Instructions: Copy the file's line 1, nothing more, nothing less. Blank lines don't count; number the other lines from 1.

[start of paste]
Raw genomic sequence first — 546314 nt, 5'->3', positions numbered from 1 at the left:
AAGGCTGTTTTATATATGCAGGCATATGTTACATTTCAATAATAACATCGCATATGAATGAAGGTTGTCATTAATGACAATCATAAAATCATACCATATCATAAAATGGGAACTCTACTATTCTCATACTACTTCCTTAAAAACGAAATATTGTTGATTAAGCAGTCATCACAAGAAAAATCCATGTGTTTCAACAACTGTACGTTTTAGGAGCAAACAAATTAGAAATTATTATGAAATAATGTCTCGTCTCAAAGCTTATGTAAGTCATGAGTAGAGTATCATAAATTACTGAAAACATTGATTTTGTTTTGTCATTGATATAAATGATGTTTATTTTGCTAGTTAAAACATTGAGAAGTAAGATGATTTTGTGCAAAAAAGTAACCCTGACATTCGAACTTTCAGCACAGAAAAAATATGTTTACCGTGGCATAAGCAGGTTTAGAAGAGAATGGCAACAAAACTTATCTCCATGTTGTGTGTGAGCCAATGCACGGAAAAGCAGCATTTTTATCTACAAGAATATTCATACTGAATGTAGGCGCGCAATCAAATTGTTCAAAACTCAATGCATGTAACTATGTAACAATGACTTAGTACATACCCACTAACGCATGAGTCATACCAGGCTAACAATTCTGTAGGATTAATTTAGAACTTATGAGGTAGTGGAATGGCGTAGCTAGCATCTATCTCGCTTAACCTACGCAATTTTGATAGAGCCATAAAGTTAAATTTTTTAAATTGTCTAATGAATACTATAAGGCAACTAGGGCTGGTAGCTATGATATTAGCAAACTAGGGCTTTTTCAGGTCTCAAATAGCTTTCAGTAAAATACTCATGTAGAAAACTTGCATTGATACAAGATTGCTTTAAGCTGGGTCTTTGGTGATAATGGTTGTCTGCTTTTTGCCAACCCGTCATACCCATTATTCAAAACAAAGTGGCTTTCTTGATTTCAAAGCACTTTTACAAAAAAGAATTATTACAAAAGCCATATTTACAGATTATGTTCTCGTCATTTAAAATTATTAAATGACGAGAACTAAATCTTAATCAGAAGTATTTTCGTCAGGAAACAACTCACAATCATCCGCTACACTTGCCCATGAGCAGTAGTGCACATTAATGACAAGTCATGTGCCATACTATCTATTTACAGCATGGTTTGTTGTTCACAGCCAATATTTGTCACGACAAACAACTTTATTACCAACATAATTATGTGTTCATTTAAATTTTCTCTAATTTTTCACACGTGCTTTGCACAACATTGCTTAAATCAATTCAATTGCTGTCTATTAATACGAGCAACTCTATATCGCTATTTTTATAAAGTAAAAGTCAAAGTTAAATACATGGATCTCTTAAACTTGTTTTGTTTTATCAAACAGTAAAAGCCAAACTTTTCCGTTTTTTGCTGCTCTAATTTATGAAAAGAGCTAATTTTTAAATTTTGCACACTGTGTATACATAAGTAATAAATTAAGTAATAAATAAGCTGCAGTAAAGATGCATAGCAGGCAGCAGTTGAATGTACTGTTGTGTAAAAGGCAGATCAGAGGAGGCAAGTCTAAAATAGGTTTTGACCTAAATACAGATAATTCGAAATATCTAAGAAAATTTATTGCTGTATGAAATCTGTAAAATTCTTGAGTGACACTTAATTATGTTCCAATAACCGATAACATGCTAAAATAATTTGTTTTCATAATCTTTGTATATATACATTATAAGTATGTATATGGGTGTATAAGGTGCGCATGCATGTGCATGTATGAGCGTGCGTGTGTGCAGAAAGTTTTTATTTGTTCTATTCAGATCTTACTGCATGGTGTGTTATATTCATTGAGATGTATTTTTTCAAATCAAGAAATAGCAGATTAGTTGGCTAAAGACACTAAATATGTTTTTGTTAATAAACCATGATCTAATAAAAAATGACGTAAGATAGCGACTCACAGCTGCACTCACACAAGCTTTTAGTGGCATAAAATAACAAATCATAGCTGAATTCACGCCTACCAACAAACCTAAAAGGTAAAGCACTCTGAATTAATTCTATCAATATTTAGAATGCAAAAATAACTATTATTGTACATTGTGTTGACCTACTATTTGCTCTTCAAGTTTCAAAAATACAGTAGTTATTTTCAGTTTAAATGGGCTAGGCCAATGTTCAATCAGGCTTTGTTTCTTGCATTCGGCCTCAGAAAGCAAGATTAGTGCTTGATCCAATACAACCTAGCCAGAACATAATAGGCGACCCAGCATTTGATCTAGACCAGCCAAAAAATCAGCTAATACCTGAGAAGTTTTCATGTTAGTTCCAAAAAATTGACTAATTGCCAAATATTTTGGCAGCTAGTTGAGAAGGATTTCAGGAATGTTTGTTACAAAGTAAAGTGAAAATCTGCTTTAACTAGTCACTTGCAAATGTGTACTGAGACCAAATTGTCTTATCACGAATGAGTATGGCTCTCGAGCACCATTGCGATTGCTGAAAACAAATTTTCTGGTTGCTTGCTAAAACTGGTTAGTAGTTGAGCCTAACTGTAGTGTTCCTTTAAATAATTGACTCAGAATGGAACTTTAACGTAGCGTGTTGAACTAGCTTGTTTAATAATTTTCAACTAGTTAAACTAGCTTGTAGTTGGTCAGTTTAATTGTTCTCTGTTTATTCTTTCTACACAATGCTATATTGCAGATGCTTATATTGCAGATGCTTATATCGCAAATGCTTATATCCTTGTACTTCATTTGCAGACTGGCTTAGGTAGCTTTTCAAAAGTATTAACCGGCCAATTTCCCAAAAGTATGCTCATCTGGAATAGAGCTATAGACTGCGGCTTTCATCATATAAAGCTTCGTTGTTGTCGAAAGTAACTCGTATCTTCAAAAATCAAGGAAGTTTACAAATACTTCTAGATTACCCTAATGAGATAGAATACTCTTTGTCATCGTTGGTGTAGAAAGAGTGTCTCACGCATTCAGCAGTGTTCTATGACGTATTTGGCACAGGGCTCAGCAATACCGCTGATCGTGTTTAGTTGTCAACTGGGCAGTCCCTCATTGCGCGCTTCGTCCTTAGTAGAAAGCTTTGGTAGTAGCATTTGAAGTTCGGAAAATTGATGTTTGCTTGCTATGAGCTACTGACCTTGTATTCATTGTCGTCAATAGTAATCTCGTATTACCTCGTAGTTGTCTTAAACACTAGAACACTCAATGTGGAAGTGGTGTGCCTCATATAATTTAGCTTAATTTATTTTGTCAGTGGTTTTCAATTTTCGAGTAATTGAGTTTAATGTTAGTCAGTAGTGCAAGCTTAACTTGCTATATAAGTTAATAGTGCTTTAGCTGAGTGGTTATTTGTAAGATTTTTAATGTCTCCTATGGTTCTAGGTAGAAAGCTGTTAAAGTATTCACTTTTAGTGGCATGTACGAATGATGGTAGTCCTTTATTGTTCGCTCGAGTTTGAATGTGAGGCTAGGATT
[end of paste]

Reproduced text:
Raw genomic sequence first — 546314 nt, 5'->3', positions numbered from 1 at the left: